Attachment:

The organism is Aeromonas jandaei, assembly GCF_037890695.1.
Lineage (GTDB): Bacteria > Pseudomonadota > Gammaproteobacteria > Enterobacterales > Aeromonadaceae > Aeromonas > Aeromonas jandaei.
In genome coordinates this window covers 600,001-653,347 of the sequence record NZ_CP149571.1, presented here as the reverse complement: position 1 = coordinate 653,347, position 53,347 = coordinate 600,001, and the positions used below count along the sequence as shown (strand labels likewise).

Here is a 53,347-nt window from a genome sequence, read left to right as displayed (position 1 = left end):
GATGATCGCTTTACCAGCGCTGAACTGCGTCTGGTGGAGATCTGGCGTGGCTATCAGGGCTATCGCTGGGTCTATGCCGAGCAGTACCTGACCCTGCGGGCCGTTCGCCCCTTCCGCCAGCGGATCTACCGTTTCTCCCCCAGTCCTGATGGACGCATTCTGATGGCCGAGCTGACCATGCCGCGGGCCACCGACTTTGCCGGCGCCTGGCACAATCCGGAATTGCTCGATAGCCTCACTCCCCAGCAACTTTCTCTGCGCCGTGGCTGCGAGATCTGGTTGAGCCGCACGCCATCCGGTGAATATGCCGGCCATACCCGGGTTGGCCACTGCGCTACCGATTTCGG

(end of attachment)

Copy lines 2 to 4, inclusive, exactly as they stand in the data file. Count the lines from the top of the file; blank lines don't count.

Lineage (GTDB): Bacteria > Pseudomonadota > Gammaproteobacteria > Enterobacterales > Aeromonadaceae > Aeromonas > Aeromonas jandaei.
In genome coordinates this window covers 600,001-653,347 of the sequence record NZ_CP149571.1, presented here as the reverse complement: position 1 = coordinate 653,347, position 53,347 = coordinate 600,001, and the positions used below count along the sequence as shown (strand labels likewise).

Here is a 53,347-nt window from a genome sequence, read left to right as displayed (position 1 = left end):